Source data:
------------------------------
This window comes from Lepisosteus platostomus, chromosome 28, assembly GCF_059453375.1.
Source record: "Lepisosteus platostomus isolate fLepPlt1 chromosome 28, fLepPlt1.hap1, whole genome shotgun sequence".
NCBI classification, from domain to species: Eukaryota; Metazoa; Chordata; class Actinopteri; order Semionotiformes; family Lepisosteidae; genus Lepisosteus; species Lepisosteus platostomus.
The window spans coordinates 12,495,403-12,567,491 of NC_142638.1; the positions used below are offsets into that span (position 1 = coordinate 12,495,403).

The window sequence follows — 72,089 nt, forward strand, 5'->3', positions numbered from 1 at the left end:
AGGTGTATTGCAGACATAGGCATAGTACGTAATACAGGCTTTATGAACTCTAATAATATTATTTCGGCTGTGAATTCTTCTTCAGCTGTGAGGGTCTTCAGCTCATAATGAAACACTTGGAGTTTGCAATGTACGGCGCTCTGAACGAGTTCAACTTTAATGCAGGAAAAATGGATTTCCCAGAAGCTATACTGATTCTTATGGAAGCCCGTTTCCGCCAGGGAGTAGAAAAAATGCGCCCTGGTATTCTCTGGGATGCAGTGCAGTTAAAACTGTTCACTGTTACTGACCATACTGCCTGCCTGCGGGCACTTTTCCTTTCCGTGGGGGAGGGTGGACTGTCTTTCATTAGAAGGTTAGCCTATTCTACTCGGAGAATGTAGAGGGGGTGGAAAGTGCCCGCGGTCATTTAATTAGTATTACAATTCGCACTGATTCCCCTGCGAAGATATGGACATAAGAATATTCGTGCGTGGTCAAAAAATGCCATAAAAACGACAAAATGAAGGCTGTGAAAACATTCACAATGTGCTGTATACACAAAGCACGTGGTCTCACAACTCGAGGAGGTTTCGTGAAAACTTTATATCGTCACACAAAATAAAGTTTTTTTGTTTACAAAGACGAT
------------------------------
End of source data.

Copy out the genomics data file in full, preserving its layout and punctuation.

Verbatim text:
This window comes from Lepisosteus platostomus, chromosome 28, assembly GCF_059453375.1.
Source record: "Lepisosteus platostomus isolate fLepPlt1 chromosome 28, fLepPlt1.hap1, whole genome shotgun sequence".
NCBI classification, from domain to species: Eukaryota; Metazoa; Chordata; class Actinopteri; order Semionotiformes; family Lepisosteidae; genus Lepisosteus; species Lepisosteus platostomus.
The window spans coordinates 12,495,403-12,567,491 of NC_142638.1; the positions used below are offsets into that span (position 1 = coordinate 12,495,403).

The window sequence follows — 72,089 nt, forward strand, 5'->3', positions numbered from 1 at the left end:
AGGTGTATTGCAGACATAGGCATAGTACGTAATACAGGCTTTATGAACTCTAATAATATTATTTCGGCTGTGAATTCTTCTTCAGCTGTGAGGGTCTTCAGCTCATAATGAAACACTTGGAGTTTGCAATGTACGGCGCTCTGAACGAGTTCAACTTTAATGCAGGAAAAATGGATTTCCCAGAAGCTATACTGATTCTTATGGAAGCCCGTTTCCGCCAGGGAGTAGAAAAAATGCGCCCTGGTATTCTCTGGGATGCAGTGCAGTTAAAACTGTTCACTGTTACTGACCATACTGCCTGCCTGCGGGCACTTTTCCTTTCCGTGGGGGAGGGTGGACTGTCTTTCATTAGAAGGTTAGCCTATTCTACTCGGAGAATGTAGAGGGGGTGGAAAGTGCCCGCGGTCATTTAATTAGTATTACAATTCGCACTGATTCCCCTGCGAAGATATGGACATAAGAATATTCGTGCGTGGTCAAAAAATGCCATAAAAACGACAAAATGAAGGCTGTGAAAACATTCACAATGTGCTGTATACACAAAGCACGTGGTCTCACAACTCGAGGAGGTTTCGTGAAAACTTTATATCGTCACACAAAATAAAGTTTTTTTGTTTACAAAGACGAT